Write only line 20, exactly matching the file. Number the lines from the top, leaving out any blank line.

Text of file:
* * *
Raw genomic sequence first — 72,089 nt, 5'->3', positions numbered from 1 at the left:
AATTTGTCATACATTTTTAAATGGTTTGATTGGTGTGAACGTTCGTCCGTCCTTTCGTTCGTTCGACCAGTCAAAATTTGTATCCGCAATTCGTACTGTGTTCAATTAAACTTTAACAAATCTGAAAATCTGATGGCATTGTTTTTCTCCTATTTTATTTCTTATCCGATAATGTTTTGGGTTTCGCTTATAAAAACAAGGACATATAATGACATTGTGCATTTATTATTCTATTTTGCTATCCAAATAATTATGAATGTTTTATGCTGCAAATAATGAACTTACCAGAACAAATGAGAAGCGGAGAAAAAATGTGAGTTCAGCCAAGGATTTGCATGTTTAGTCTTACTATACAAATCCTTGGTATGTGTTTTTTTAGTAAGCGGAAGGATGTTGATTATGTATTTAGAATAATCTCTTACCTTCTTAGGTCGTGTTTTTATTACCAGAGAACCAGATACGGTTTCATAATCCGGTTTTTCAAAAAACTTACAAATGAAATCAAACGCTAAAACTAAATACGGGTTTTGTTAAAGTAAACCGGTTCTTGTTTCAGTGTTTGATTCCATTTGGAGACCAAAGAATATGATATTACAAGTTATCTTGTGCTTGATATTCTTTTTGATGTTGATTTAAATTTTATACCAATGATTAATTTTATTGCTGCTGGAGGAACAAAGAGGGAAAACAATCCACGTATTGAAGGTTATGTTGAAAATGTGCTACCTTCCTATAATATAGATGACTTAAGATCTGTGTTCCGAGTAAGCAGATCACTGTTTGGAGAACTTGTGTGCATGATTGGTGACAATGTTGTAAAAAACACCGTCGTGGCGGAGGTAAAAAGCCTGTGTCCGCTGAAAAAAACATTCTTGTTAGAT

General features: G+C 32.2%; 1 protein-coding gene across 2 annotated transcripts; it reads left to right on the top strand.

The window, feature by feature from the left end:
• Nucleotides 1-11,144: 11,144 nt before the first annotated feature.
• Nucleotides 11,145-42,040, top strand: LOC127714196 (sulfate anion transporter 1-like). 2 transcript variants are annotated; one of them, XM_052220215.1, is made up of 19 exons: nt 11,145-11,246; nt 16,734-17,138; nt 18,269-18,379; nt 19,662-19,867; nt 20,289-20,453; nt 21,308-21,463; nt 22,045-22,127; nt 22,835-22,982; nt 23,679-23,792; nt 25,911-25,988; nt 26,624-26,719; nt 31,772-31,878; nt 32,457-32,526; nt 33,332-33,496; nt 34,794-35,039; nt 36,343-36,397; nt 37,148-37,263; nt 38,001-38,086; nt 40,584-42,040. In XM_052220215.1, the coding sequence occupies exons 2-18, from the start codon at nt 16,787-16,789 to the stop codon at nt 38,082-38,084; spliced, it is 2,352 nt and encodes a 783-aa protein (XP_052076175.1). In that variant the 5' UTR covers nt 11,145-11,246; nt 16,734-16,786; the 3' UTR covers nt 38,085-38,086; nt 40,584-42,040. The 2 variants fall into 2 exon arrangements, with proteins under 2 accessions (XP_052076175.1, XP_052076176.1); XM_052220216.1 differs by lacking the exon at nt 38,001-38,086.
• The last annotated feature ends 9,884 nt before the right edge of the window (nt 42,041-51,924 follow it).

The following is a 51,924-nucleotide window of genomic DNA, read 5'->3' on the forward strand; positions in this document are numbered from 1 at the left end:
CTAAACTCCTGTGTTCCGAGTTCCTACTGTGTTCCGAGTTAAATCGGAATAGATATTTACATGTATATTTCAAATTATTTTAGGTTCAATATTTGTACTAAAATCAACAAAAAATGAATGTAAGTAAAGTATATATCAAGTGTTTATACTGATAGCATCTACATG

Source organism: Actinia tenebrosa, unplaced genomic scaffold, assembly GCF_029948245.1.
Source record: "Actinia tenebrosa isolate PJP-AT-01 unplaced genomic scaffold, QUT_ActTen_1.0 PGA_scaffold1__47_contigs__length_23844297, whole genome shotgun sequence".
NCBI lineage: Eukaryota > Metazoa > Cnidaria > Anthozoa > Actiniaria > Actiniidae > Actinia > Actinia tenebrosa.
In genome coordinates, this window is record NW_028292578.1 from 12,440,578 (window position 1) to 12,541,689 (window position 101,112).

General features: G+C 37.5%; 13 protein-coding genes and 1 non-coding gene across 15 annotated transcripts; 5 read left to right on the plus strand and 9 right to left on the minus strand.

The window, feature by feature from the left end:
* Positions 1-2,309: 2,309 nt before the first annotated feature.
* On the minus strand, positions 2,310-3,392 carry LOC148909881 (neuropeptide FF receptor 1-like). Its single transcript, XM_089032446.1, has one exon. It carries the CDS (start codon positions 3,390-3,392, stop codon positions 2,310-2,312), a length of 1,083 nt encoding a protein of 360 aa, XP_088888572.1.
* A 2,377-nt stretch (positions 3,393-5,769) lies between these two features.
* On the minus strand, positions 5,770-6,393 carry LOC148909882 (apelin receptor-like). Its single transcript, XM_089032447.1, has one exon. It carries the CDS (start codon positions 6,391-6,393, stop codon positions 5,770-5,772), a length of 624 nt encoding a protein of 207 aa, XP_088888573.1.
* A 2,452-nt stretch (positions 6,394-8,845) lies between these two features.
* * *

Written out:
* A 2,452-nt stretch (positions 6,394-8,845) lies between these two features.